As most people know (and have no problem admitting), climate change is real. Yes, there are those in denial, but that denial is becoming increasing harder for them to sell. Even corporate heads in the energy sector — people who are supposed to have a vested interest in maintaining the status quo — will secretly admit that they are concerned.

Truth, as inconvenient as it may be, is a hard thing to avoid, no matter how hard you try. That’s why it’s not uncommon for non-green energy companies, specifically those in the oil and gas industry, to invest in research that helps them minimize the environmental deterioration caused by the consumption of fossil fuels. We can debate about whether this research is genuine or if it is just corporate “greenwashing,” but the petroleum industry’s attempts to do better are as real as climate change itself.

In the Saudi Arabian capital of Riyadh stands a gigantic and irregularly formed center — one where professionals who are interested in both the health of the petroleum industry and the environment work. The King Abdullah Petroleum Studies and Research Center (KAPSARC) is a non-profit institution designed for global research teams, governments, public policy organizations, and companies in the energy industry. KAPSARC is a center for environmental research and is LEED Platinum certified. After all, it would have been hypocritical for such a project to not be energy efficient.

The King Abdullah Petroleum Studies and Research Center The King Abdullah Petroleum Studies and Research Center The King Abdullah Petroleum Studies and Research Center The King Abdullah Petroleum Studies and Research Center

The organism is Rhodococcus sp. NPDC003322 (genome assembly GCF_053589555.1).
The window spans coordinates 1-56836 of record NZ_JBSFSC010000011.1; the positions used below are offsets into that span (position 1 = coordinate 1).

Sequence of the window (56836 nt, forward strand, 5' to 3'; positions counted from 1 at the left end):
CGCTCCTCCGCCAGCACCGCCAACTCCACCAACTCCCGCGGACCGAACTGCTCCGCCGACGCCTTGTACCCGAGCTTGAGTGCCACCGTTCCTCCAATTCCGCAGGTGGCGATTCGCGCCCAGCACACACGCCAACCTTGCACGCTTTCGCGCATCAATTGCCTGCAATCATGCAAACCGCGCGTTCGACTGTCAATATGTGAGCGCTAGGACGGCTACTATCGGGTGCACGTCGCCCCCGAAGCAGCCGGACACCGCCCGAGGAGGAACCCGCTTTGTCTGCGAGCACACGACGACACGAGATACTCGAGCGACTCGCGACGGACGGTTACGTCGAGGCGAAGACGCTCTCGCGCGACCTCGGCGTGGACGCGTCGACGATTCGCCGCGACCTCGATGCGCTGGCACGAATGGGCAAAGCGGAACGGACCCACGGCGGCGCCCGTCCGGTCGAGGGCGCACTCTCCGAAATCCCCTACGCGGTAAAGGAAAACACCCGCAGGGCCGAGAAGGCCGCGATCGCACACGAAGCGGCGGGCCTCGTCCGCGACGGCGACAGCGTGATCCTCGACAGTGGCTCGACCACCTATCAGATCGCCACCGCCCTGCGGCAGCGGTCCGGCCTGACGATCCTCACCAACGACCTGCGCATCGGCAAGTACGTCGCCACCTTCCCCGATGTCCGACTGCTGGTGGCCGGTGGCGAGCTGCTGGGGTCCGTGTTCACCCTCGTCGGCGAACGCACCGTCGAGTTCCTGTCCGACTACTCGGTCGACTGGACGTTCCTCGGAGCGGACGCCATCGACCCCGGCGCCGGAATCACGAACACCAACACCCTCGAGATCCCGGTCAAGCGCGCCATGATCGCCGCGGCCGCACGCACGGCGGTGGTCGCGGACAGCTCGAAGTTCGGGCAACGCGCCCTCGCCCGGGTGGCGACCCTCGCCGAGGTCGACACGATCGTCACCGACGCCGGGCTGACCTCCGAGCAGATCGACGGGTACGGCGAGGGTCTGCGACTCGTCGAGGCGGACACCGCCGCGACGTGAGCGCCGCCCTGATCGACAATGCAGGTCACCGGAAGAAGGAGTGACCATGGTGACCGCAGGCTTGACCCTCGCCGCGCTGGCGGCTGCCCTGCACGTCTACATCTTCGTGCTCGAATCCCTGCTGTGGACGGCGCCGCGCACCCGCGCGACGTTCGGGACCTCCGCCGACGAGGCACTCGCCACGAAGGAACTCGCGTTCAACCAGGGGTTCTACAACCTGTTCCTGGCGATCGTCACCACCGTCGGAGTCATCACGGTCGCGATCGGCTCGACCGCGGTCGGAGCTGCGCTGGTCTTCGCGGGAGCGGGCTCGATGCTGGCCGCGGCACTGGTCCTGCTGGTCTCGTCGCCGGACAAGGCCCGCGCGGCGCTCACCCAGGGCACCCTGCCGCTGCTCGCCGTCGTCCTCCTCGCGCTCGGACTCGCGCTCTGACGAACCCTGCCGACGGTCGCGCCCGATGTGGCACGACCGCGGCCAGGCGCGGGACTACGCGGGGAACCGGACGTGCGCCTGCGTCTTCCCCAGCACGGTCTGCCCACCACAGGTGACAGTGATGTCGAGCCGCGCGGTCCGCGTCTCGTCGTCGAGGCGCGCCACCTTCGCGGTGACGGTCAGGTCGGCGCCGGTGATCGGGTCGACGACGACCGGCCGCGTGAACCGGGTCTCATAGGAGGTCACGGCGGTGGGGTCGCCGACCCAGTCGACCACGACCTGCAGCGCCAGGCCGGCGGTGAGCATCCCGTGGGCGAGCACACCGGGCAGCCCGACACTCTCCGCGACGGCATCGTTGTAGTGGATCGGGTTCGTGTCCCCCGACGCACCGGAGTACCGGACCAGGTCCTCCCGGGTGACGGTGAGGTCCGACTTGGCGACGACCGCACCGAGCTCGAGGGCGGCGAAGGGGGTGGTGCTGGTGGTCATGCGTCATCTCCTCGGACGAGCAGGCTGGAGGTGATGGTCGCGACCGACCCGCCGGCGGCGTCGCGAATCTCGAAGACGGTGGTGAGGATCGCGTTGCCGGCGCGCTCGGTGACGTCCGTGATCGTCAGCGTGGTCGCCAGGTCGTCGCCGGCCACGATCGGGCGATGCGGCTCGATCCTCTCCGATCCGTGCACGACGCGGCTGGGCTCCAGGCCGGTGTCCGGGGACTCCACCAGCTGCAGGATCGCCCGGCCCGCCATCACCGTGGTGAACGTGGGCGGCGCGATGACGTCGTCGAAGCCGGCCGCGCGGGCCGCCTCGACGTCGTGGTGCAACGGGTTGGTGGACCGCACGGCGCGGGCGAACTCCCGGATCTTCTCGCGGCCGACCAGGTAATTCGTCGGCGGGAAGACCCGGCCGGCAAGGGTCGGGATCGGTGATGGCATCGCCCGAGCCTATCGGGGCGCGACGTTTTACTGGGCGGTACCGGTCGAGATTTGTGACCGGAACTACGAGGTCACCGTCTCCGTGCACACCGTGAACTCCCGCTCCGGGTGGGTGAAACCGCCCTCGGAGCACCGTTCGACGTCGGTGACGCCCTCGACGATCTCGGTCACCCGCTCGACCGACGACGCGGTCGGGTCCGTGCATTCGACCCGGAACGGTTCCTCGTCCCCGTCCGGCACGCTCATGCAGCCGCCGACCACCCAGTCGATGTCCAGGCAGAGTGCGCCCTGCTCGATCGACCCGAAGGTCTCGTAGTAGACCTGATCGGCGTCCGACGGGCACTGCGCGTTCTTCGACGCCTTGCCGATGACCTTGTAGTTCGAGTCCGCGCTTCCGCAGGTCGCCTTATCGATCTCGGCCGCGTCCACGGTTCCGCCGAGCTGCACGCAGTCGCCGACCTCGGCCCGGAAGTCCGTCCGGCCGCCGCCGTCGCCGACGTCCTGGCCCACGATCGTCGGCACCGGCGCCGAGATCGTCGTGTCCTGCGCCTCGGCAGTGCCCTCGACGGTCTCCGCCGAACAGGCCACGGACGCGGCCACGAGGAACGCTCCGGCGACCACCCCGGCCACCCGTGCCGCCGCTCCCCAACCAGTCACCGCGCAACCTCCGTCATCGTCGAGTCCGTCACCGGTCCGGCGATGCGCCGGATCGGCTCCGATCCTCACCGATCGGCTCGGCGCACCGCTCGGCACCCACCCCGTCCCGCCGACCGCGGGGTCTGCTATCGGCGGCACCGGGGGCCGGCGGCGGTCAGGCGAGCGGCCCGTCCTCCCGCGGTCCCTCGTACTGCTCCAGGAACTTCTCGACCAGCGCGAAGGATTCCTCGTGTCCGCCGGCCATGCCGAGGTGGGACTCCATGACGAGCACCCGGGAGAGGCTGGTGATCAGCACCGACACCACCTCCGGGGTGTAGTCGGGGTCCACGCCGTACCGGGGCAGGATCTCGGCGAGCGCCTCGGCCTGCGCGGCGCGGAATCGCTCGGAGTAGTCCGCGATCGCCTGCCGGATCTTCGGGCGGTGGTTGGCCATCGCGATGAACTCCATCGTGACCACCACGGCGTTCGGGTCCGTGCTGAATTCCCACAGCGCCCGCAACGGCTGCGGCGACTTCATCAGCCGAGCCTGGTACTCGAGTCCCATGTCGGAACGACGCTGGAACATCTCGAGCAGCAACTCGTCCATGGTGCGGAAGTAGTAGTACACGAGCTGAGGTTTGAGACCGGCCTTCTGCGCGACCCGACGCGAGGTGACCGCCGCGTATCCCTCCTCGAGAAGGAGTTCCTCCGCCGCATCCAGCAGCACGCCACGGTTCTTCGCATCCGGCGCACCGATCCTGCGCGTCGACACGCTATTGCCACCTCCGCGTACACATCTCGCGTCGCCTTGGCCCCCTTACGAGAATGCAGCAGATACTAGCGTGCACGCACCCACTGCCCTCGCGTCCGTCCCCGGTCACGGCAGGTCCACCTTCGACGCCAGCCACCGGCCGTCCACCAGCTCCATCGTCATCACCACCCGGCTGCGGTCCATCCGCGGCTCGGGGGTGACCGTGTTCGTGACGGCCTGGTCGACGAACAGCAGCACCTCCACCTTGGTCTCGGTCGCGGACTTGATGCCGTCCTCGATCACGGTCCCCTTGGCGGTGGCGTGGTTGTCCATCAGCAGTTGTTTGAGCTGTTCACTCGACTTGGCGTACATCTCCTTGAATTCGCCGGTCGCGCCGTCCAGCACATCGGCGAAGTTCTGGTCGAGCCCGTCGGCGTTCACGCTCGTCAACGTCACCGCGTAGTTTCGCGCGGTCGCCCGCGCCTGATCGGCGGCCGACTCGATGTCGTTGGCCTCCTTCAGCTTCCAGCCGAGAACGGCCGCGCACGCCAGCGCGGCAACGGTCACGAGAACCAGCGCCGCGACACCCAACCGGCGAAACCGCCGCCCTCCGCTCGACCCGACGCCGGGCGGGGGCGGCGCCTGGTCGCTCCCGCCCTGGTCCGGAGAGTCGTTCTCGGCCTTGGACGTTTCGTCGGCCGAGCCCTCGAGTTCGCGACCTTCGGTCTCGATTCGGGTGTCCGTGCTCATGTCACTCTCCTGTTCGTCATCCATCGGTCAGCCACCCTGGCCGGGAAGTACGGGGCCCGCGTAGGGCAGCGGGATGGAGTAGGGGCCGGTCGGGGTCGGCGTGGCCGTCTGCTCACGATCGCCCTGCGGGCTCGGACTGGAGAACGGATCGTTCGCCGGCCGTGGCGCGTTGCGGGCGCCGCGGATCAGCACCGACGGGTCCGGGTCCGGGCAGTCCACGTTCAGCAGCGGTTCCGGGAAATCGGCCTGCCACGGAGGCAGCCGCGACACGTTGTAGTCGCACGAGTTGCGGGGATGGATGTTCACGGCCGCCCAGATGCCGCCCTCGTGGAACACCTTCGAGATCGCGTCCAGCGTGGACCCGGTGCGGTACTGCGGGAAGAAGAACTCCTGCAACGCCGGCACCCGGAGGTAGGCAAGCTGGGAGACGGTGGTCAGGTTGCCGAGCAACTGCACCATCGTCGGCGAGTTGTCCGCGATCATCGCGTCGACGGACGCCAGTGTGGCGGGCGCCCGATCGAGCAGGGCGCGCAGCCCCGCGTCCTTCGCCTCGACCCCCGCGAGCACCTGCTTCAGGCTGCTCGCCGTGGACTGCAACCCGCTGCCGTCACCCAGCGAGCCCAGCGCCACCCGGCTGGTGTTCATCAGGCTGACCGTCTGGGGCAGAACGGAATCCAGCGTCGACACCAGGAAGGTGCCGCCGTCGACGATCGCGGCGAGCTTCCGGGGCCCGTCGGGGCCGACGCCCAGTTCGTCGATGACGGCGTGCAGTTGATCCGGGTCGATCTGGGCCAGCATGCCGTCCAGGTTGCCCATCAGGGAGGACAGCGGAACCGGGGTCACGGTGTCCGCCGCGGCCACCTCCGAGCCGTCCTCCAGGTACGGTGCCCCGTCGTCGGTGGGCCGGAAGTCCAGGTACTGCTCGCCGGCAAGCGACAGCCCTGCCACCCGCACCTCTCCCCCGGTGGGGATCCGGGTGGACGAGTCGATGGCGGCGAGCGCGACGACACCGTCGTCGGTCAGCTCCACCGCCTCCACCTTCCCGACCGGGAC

Completed in 2017, the center is an ensemble of five buildings spanning 754,000 square feet. More specifically, it’s comprised of an Energy Computer Center, an Energy Knowledge Center, a Research Library, a Conference Center, a 300-seat auditorium, an exhibition hall, and a space dedicated to prayer called the Musalla. Each section is connected by underground passages during the summer months, though visitors are able to move around via a central courtyard when the weather is slightly cooler. About 40 percent of the project’s construction materials came from places within 497 miles of the site, and about 30 percent of those materials were recycled.

The King Abdullah Petroleum Studies and Research Center The King Abdullah Petroleum Studies and Research Center The King Abdullah Petroleum Studies and Research Center The King Abdullah Petroleum Studies and Research Center The King Abdullah Petroleum Studies and Research Center

Designed by Zaha Hadid Architects (ZHA) with engineering by Arup, the exteriors of KAPSARC form a jagged protective wall against the surrounding area’s high temperatures and desert sandstorms. Small hexagonal courtyards allow natural light to enter many corners of this unusually formed campus. The tops of these courtyards have also been equipped with breeze devices to redirect the winds from the north down into the building.

The King Abdullah Petroleum Studies and Research Center The King Abdullah Petroleum Studies and Research Center The King Abdullah Petroleum Studies and Research Center The King Abdullah Petroleum Studies and Research Center

Potable water is captured, filtered, used, and recycled by the buildings, while non-potable water is used to water the surrounding gardens and palm trees. Solar panels that could provide up to 5,000 megawatts of power per year and passive cooling systems were seen as absolute essentials.

The King Abdullah Petroleum Studies and Research Center The King Abdullah Petroleum Studies and Research Center The King Abdullah Petroleum Studies and Research Center

KAPSARC is a project of immense significance to a country like Saudi Arabia, who wants the petroleum industry to succeed but doesn’t want to see the earth destroyed. As incongruent as those two desires may seem to most of us, this effort to make the energy sector as green as it can be without hurting economies is happening. Let’s just hope the industry changes faster than the climate.